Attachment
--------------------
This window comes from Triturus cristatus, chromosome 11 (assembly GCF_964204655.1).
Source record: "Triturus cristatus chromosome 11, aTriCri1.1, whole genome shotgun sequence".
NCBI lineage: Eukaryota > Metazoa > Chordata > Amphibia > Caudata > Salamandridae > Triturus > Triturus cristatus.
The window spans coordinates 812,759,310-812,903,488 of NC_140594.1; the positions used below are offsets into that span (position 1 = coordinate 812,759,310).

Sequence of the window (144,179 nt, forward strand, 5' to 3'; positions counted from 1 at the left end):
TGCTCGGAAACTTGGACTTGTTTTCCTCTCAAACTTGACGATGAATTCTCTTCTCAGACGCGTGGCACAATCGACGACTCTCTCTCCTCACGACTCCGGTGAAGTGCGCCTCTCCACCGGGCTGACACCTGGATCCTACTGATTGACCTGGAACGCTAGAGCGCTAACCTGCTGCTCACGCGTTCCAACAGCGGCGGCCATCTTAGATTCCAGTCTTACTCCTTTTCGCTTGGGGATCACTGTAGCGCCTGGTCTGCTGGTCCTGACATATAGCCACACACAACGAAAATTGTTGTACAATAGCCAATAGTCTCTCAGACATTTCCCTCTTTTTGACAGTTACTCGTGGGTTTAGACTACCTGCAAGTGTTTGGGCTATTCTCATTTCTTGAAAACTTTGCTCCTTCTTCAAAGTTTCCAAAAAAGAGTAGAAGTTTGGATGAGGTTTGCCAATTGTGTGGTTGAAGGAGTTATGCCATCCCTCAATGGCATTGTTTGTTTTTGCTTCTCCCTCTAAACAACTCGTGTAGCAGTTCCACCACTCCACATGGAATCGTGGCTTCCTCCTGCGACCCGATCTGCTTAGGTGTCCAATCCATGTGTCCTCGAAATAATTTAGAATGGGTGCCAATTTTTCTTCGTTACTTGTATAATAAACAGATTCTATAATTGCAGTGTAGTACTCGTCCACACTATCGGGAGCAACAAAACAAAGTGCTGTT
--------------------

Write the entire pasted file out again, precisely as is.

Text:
This window comes from Triturus cristatus, chromosome 11 (assembly GCF_964204655.1).
Source record: "Triturus cristatus chromosome 11, aTriCri1.1, whole genome shotgun sequence".
NCBI lineage: Eukaryota > Metazoa > Chordata > Amphibia > Caudata > Salamandridae > Triturus > Triturus cristatus.
The window spans coordinates 812,759,310-812,903,488 of NC_140594.1; the positions used below are offsets into that span (position 1 = coordinate 812,759,310).

Sequence of the window (144,179 nt, forward strand, 5' to 3'; positions counted from 1 at the left end):
TGCTCGGAAACTTGGACTTGTTTTCCTCTCAAACTTGACGATGAATTCTCTTCTCAGACGCGTGGCACAATCGACGACTCTCTCTCCTCACGACTCCGGTGAAGTGCGCCTCTCCACCGGGCTGACACCTGGATCCTACTGATTGACCTGGAACGCTAGAGCGCTAACCTGCTGCTCACGCGTTCCAACAGCGGCGGCCATCTTAGATTCCAGTCTTACTCCTTTTCGCTTGGGGATCACTGTAGCGCCTGGTCTGCTGGTCCTGACATATAGCCACACACAACGAAAATTGTTGTACAATAGCCAATAGTCTCTCAGACATTTCCCTCTTTTTGACAGTTACTCGTGGGTTTAGACTACCTGCAAGTGTTTGGGCTATTCTCATTTCTTGAAAACTTTGCTCCTTCTTCAAAGTTTCCAAAAAAGAGTAGAAGTTTGGATGAGGTTTGCCAATTGTGTGGTTGAAGGAGTTATGCCATCCCTCAATGGCATTGTTTGTTTTTGCTTCTCCCTCTAAACAACTCGTGTAGCAGTTCCACCACTCCACATGGAATCGTGGCTTCCTCCTGCGACCCGATCTGCTTAGGTGTCCAATCCATGTGTCCTCGAAATAATTTAGAATGGGTGCCAATTTTTCTTCGTTACTTGTATAATAAACAGATTCTATAATTGCAGTGTAGTACTCGTCCACACTATCGGGAGCAACAAAACAAAGTGCTGTT